1 . Mental Accounting bias ignores correlation. I am just wondering does any other bias ignore the correlation as well?
One of the consequences of loss aversion bias (disposition effect) is hold on to losers too long but may sell winders too quickly. Just forgot the reason. Why is that? If they feel more pain from a loss, wouldn’t they want to sell the losses to avoid the pain?
For the heuristics , I found three concepts are related to this. Do you know any other areas mentioned the heuristics? Just trying to use this to remember some concepts.
a. the editing phase under prospect theory uses heuristics to make a preliminary analysis
b. Anchoring and adjustment bias: people use psychological heuristic experience based on trial and error rules to unduly affect Probabilities.
c. Availability bias: people use a heuristic to estimate the probability of an outcome based on how easily the outcome comes to mind.
for C, I’d say the main one tends to be representativeness. IF X THEN Y, generally without further due diligence
Thanks all for the help!
I agree that BPT, Mental Accounting and Goal Based Investing are all related to each other. Just saw another post. " goal based investing is to accommodate biases. BPT explains that there is a reason for goal based investing to exisit."
If so, availability bias and representativeness are very similar. Just reviewed a topics test question “as a result of availability bias, investors may choose an investment based on advertising rather than a thorough analysis of the options.”
Then, how do we separate these two biases? Hope we don’t have question listing both…
What: Using overly simple if-then or rule-of-thumb decisions instead of thorough analysis. Individuals use heuristics (experience) to classify information: “IF it looks a certain way THEN it must be in a certain category.” There are two forms representativeness bias can take: Base-rate neglect is where new info is given too much weight relative to the old information whereas sample-size neglect refers to the assumption that small samples represent the entire population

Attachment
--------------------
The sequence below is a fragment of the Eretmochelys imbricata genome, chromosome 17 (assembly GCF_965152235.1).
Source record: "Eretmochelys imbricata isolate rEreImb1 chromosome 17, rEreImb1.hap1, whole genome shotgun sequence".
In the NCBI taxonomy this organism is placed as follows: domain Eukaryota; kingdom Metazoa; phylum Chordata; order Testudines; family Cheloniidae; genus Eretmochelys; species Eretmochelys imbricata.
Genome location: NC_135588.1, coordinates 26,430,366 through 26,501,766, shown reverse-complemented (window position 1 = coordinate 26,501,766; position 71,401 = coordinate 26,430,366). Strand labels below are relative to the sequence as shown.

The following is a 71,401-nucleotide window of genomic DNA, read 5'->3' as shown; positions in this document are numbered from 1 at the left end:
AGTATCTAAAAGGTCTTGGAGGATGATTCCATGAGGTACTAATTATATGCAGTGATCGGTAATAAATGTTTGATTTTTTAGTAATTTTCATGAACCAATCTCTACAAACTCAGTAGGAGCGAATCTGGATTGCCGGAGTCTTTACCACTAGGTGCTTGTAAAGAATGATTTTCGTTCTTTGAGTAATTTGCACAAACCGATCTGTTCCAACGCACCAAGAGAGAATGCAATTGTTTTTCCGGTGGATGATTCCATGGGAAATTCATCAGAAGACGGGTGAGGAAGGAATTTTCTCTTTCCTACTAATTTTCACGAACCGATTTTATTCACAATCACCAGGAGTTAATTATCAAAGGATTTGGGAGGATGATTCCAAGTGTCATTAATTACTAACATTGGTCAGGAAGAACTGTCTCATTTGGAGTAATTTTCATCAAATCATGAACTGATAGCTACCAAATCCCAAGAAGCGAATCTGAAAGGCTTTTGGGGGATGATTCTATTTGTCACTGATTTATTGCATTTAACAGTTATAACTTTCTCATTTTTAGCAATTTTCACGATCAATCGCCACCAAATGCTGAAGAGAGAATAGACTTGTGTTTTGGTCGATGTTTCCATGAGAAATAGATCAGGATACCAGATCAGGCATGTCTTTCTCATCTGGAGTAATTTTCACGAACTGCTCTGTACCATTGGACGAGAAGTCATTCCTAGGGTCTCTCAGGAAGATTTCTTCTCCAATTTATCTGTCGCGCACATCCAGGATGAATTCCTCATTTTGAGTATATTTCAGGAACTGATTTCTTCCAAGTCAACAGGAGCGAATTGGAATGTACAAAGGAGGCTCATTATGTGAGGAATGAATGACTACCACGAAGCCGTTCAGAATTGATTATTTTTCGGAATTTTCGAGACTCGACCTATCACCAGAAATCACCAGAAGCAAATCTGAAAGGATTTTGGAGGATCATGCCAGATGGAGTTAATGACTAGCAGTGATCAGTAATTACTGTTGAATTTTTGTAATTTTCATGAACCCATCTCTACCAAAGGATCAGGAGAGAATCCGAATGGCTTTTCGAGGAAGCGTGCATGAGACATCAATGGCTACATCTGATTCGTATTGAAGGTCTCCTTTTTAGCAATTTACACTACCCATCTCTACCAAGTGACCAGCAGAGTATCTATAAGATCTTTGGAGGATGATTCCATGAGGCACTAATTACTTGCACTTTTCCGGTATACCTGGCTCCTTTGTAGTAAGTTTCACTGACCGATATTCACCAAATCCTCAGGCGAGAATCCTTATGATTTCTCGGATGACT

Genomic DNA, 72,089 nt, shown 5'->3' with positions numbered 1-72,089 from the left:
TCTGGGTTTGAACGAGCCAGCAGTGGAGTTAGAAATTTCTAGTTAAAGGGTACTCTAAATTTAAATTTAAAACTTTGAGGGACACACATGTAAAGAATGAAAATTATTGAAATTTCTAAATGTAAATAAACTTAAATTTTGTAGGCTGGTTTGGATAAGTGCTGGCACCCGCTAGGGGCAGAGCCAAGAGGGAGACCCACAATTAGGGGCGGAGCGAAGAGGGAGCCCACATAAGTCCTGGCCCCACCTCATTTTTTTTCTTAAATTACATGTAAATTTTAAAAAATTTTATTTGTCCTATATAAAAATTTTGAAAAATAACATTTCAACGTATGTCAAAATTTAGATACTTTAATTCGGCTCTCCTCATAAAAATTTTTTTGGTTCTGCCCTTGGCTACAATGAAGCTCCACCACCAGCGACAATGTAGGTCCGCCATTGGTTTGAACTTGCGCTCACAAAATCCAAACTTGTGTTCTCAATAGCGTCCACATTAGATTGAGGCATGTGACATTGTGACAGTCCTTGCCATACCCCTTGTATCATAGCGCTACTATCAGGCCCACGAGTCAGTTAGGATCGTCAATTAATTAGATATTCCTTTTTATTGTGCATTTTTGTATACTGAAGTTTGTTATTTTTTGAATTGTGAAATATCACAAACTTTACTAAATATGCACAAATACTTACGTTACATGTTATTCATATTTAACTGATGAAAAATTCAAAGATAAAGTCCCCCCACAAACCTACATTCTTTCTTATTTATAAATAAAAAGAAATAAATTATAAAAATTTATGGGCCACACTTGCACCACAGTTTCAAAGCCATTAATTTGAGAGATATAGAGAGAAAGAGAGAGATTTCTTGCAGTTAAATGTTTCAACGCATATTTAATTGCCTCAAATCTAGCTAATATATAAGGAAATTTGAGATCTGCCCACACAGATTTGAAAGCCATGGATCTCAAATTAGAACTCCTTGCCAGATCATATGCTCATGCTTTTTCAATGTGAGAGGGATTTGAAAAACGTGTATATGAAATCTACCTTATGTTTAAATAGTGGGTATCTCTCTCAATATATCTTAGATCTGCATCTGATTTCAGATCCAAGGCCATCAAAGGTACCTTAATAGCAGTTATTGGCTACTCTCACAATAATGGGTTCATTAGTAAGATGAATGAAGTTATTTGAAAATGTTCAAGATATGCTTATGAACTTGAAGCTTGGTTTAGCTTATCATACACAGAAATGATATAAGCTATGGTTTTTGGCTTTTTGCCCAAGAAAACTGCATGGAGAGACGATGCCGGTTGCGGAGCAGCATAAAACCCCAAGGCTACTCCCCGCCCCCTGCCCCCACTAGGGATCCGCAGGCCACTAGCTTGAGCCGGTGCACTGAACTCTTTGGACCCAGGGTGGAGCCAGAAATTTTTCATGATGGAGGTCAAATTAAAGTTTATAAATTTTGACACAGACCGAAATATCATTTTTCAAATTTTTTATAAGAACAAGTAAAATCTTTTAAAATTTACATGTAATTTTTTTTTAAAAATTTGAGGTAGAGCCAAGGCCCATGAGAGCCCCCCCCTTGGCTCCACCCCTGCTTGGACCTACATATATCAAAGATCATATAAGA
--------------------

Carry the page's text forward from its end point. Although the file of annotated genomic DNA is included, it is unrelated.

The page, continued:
Consequences: New info is given too much weight, often using simple classifications or stereotypes rather than engaging in the mental effort of updating beliefs (e.g. buying a stock simply because it is in country X or investing with a manager based on short-term results), base decisions on small sample sizes
Mitigate: Consider actual probabilities, focus on historical returns (periodic table of investment returns)
What: Focus on info that is easy to find, or focus on easily remembered past experiences, possibly depending on heuristics or rules of thumb. Caused by:
Retrievability: How easily/quickly something is recalled
Categorization: Using familiar classifications (even if not relevant)
Range of Experience: Narrow experience can cause estimation bias & narrow frame of reference
Resonance: People evaluate situations relative to their own likes/dislikes/circumstances and use those to judge or compare
Consequences: Easily recalled & understood events perceived as being more likely. Select investments base on advertising, may lack diversification because they limit their opportunity set or over-invest in firms and industries that resonate with them. Common issue with analysts
Mitigate: Use an investment policy statement, thorough research, focus on long term results.
Thanks, s1mple! This is an area I still need to work on especially with all the mitigation methods. There some overlaps and one example could show multiple bias. So that is why if was during the exam, I am not sure If I will be brave enough to use the same reason like the one below.
On 2014 morning exam question 11 Part A.
Lam has both Availability and Representatives biases.
One of the reasons for Representativeness is exactly the same as Availability "Lam demonstrates representativeness/availability bias by investing in companies that remind him of his most successful corporate clients since “THEY KNOW WHAT WORKS”.
They also list another reason for availability “Lam gets some investment ideas from advertisements by industry trade groups and from blogs sponsored by the companies he is researching, rather than considering additional independent resources.”